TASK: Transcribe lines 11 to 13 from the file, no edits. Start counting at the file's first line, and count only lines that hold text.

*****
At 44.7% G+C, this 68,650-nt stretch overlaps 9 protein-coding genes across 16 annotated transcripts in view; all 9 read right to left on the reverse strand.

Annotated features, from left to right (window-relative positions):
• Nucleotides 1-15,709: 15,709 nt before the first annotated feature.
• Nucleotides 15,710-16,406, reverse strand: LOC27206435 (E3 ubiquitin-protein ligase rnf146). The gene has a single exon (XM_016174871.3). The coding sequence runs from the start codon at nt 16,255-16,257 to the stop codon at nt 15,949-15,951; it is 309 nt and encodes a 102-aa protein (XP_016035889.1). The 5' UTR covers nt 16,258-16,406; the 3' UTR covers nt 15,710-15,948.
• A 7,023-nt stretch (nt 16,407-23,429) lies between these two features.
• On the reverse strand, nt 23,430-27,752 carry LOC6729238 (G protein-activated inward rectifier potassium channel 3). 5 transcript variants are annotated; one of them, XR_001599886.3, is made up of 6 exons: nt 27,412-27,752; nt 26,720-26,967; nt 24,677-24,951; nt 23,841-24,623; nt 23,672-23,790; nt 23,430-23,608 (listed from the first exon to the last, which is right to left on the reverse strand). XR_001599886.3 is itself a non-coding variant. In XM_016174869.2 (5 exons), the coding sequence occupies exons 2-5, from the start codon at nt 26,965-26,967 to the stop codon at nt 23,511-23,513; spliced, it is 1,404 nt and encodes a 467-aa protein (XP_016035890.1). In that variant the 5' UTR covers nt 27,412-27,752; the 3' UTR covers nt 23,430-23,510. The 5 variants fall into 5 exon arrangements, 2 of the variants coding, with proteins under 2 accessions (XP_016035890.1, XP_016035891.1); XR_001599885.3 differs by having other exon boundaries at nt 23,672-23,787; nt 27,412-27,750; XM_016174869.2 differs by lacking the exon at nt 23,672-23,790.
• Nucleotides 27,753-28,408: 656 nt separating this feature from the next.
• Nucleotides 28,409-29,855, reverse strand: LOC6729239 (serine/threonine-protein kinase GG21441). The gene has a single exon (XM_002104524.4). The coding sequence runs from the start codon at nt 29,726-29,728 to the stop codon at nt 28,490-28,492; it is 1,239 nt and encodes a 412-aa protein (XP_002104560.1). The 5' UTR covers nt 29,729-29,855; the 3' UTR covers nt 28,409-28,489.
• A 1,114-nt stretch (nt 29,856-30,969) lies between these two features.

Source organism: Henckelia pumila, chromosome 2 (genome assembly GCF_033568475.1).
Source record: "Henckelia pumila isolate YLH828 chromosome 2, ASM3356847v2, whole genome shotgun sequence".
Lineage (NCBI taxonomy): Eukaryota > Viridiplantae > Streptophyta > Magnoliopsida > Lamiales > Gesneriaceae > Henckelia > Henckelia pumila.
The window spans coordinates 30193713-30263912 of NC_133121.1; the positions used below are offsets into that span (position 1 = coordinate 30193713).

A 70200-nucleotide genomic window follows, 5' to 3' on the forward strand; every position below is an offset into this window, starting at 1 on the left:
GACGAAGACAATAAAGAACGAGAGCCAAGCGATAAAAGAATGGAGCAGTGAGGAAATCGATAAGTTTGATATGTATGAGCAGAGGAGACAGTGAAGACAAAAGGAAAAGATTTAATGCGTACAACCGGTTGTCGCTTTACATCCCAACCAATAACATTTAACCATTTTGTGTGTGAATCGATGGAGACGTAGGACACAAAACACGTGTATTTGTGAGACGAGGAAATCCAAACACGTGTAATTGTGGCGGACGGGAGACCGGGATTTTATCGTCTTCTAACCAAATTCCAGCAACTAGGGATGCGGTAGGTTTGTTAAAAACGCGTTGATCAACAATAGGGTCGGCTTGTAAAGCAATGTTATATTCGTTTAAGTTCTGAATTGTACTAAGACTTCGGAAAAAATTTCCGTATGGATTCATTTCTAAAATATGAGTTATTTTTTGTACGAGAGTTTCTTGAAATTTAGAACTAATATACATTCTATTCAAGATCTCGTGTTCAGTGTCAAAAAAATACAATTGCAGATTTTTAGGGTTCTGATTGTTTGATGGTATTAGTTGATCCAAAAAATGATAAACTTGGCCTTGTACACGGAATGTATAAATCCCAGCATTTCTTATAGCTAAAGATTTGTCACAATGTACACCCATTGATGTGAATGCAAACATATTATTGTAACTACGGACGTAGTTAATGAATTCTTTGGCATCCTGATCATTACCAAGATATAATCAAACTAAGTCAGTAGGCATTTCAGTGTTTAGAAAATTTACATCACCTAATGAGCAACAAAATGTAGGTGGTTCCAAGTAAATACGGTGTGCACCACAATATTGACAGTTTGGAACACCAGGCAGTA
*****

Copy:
Source record: "Henckelia pumila isolate YLH828 chromosome 2, ASM3356847v2, whole genome shotgun sequence".
Lineage (NCBI taxonomy): Eukaryota > Viridiplantae > Streptophyta > Magnoliopsida > Lamiales > Gesneriaceae > Henckelia > Henckelia pumila.
The window spans coordinates 30193713-30263912 of NC_133121.1; the positions used below are offsets into that span (position 1 = coordinate 30193713).